Before & after with the model painted…


Snipping with scissors gave the echidna (modelled off a hedgehog) his spines. The snout isn\’t quite long enough for an echidna but I thought she did a good job with the scissors.

Coffee beans were suggested for the eyes but we didn\’t have any. Some kitchen utensils that are very useful are: a garlic press (good for making hair), a sieve, scissors, skewers (for patterns on the dough but also to test if the dough is baked properly).

Salt Dough Recipe

2 cups flour (plain, \’all purpose\’)
2 cups salt
1/2 cup water

Mix the ingredients together & knead thoroughly – an electric mixer or food processor will give the best results.
The dough dries out very quickly so cover it up when not in use.

Salt dough may be air dried but it takes a while, depending on the thickness of the model. The dough will take twice as long to dry in an electric oven compared to a gas oven (microwaving isn\’t suitable).
The dough will crack if it\’s dried too quickly.


The highest reward for a person\’s toil is not what they get for it, but what they become by it.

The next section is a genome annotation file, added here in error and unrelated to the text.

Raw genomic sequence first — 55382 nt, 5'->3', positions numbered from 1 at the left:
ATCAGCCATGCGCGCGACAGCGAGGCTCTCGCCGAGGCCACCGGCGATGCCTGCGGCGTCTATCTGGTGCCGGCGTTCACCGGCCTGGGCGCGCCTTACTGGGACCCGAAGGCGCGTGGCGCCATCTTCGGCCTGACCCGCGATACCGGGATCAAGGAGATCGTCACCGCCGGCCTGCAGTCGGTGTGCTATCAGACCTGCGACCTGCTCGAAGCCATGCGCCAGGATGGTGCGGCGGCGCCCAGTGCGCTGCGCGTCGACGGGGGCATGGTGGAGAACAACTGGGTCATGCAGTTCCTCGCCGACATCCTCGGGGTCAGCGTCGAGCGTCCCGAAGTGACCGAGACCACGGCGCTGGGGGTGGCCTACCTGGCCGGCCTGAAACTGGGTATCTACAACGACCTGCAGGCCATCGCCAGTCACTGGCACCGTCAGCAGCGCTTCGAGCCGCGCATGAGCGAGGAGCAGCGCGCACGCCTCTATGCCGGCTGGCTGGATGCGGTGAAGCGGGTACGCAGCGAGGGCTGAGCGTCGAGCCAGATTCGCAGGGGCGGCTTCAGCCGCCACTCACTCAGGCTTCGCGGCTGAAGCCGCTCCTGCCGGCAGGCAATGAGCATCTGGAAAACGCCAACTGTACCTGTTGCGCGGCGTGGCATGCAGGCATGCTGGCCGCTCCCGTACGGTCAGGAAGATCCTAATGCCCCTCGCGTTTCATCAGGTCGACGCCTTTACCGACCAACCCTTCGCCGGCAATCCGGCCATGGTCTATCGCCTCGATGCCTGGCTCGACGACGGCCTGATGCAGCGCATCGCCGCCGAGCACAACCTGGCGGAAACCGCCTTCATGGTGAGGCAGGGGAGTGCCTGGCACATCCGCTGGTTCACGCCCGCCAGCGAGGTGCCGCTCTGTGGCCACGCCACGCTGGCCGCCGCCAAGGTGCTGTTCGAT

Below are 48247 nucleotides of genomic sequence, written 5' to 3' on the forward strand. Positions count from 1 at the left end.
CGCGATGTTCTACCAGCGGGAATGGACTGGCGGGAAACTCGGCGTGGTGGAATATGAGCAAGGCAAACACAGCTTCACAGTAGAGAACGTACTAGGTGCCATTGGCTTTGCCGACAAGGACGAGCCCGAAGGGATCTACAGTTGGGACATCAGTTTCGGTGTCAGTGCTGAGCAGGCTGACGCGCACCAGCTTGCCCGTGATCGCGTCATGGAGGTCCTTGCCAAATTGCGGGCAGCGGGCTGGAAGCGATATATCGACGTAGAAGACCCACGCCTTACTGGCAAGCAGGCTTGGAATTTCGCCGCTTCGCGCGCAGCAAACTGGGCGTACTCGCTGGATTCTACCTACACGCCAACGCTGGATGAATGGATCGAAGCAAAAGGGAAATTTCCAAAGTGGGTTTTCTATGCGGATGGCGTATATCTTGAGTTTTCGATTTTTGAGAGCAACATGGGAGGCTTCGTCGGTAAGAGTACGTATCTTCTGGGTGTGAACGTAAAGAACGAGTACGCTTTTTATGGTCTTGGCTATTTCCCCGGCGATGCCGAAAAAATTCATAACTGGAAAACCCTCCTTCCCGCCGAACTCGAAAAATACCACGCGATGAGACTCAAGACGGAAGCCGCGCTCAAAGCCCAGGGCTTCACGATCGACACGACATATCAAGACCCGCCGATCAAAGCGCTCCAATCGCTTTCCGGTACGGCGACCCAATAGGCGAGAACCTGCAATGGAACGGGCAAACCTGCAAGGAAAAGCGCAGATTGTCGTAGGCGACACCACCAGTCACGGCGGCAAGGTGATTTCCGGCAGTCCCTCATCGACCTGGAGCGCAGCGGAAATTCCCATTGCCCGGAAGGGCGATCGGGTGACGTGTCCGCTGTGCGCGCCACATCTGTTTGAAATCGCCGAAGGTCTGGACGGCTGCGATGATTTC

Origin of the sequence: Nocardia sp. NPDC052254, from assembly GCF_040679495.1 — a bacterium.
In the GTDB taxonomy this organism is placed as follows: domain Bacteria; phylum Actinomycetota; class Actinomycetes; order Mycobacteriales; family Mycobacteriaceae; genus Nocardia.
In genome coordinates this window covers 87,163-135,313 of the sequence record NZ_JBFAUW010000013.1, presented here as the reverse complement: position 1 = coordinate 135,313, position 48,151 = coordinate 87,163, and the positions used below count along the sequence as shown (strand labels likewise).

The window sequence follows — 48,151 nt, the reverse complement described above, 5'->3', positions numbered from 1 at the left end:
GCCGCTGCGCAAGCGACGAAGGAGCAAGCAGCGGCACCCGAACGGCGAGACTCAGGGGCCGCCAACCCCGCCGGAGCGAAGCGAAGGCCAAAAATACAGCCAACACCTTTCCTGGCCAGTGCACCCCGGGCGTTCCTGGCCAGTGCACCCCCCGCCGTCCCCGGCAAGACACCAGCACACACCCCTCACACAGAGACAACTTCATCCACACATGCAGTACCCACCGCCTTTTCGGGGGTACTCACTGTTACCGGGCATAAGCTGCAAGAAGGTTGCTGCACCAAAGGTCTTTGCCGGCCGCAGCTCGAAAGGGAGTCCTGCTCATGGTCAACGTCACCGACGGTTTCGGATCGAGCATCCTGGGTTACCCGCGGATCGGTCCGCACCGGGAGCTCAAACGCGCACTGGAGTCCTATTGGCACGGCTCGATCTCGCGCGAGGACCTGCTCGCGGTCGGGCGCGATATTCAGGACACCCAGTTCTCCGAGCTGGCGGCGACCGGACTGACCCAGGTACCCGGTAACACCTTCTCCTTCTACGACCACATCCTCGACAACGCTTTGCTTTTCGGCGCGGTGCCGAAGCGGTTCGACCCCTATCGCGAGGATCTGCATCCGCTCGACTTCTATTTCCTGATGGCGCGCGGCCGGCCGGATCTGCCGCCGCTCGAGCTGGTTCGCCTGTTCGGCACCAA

When love and skill work together, expect a masterpiece.
 
 John Ruskin (1819-1900)

  
Update: July 2016 – this is Moozle\’s latest (ongoing) project using the abundance of leftover material I\’ve used on different projects. It\’s fairly slow work but she\’s been doing it while I read aloud:

 

18 thoughts on “Handicrafts Ideas for Children

  1. That's what I often think too, Melissa! My dd had me sit down & make one & it's quite detailed – one wrong fold & it won't happen. I wondered how someone came up with the idea & the steps involved.

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  2. I'd like to try making some bowls like the one in the book. I've also seen some fantastic ideas for using bread dough & paper mâché – methods I've previously thought were just a bit tacky. It's very inspiring to see what some people do with very ordinary beginnings.

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  3. Sometimes I get in bed at the end of the day and I just lie there thinking I just want to sew something. I imagine the joy of stitching – who knows what. Whilst I was busy all day I didn't actually feel like I made anything. This is an excellent reminder.

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  4. I feel a little like that tonight. Ran around most of the afternoon & except for a mountain of washing off the line I don't have any reminder that I've accomplished anything. Must get out my quilting tomorrow.

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  5. Hand crafts are something I want to do with our family but it is the thing that always falls away. I am planning to pick one thing and focus on it for a whole month. I like the idea of salt dough. Thanks for the inspiration.